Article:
Expert advice

Nurses face so many uncertainties over Brexit and immigration control

EU nurses in the UK need to know what their post-Brexit status will be

EU nurses in the UK need to know what their post-Brexit status will be says workforce expert James Buchan

Image: Alamy

'Should I stay or should I go?' That is the question for the 35,000 nurses from the European Union currently on the UK register, many of whom remain uncertain about their post-Brexit future and residency status. Two years after the Brexit vote, they are still awaiting full reassurances.  

The nurses have received positive support from NHS England chief executive Simon Stevens, who has instructed NHS employers to ‘reach out’ to their EU staff about staying on after Brexit. But they need certainty, not fine words and hugs.

Dilemma for nurses from outside the EU

'Must I stay, or can I go?' is also the question for many international nurses from non-EU countries, such as India and the Philippines, who aspire to join the 68,000 non-EU international nurses already on the UK register.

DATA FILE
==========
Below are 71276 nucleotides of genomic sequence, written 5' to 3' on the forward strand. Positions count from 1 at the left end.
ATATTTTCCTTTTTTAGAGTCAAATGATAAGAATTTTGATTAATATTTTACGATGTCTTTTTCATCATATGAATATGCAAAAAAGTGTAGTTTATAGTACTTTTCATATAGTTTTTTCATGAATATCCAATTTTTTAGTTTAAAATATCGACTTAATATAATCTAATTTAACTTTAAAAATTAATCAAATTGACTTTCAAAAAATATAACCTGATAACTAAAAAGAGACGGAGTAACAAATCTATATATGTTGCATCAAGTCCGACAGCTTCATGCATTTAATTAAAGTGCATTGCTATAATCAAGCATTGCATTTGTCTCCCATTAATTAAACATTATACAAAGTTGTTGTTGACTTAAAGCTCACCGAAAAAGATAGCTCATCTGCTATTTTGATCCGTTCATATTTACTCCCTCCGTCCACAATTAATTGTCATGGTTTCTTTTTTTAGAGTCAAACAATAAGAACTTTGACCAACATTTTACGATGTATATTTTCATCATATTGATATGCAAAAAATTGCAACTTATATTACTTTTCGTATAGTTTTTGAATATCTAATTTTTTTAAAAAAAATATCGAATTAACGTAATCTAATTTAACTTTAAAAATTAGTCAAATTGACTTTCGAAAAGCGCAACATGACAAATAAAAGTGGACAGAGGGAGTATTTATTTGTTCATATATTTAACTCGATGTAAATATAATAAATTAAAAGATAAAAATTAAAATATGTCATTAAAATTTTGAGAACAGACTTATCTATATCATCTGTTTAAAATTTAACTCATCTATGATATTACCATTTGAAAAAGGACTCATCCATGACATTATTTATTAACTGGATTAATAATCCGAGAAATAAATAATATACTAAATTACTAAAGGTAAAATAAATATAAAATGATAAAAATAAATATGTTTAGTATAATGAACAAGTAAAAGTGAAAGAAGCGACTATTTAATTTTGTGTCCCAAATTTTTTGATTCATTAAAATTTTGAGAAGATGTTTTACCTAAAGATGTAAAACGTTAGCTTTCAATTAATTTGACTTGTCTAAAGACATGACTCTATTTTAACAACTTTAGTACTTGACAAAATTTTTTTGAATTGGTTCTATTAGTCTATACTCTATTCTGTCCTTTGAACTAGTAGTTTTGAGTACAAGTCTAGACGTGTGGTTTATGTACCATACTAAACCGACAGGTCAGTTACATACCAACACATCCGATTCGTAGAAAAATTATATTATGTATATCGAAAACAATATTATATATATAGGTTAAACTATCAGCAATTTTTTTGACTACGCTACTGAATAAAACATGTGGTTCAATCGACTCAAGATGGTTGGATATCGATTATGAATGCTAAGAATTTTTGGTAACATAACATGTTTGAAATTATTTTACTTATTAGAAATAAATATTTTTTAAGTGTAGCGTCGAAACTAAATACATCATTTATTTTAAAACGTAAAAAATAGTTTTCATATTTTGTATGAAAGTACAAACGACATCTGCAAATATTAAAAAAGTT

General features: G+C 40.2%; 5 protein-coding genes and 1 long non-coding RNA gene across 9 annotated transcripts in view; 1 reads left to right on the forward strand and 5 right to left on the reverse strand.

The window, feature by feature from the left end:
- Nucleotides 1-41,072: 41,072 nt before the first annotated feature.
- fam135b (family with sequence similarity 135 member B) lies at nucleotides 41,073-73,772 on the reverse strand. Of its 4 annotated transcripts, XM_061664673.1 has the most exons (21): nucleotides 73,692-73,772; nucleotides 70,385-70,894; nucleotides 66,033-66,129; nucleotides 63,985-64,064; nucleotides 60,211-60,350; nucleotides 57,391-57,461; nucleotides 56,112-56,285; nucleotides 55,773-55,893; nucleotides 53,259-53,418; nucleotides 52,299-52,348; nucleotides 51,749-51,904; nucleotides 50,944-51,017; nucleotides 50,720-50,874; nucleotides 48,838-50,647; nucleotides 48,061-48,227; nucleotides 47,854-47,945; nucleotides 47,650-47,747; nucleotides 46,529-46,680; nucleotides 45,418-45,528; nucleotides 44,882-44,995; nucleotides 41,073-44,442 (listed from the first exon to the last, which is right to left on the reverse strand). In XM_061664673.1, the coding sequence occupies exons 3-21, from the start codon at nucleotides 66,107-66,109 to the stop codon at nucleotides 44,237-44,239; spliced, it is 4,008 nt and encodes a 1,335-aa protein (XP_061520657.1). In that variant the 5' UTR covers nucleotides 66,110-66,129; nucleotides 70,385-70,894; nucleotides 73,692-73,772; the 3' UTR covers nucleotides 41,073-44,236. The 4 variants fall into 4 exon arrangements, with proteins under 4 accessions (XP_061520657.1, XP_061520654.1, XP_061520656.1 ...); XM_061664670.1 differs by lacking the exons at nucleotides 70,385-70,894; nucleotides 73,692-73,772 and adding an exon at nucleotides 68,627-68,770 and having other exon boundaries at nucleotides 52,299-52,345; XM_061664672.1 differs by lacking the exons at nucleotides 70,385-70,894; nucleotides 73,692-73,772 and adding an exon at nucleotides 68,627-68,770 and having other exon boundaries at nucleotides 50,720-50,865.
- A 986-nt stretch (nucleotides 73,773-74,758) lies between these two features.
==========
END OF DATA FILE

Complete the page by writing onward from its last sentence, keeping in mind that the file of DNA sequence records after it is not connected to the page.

Although not directly affected by the latest Brexit proposals, they have, in recent years, been thwarted in their ambitions to further their career and financial security in the UK. That's because of the so-called ‘hostile environment’ immigration policy adopted until recently by the UK government. 

This prevented many non-EU nurses and doctors from entering the UK to practice, but the government's policy has now been suspended following a campaign led by the British Medical Journal. Even so, the grudging change does not speak of a positive welcome.

'Can I stay or must I return?' This is what UK nationals living elsewhere in the EU – more than a million of them – must be asking themselves. What will be their access to healthcare following Brexit, and how much might it cost? What will be the impact on their pensions? 

Consider the fact there are 120,000 UK pensioners living in Spain. If some of them, and older UK nationals from other EU countries, decide to return to the UK after Brexit, this will place an additional burden on the NHS.

There are many individual decisions to be influenced, and made, over the next couple of years. At aggregate level, there is the potential for a significant negative effect on the supply and workload of UK-based nurses.

James Buchan is professor in the faculty of health and social sciences at Queen Margaret University, Edinburgh 

This article is for subscribers only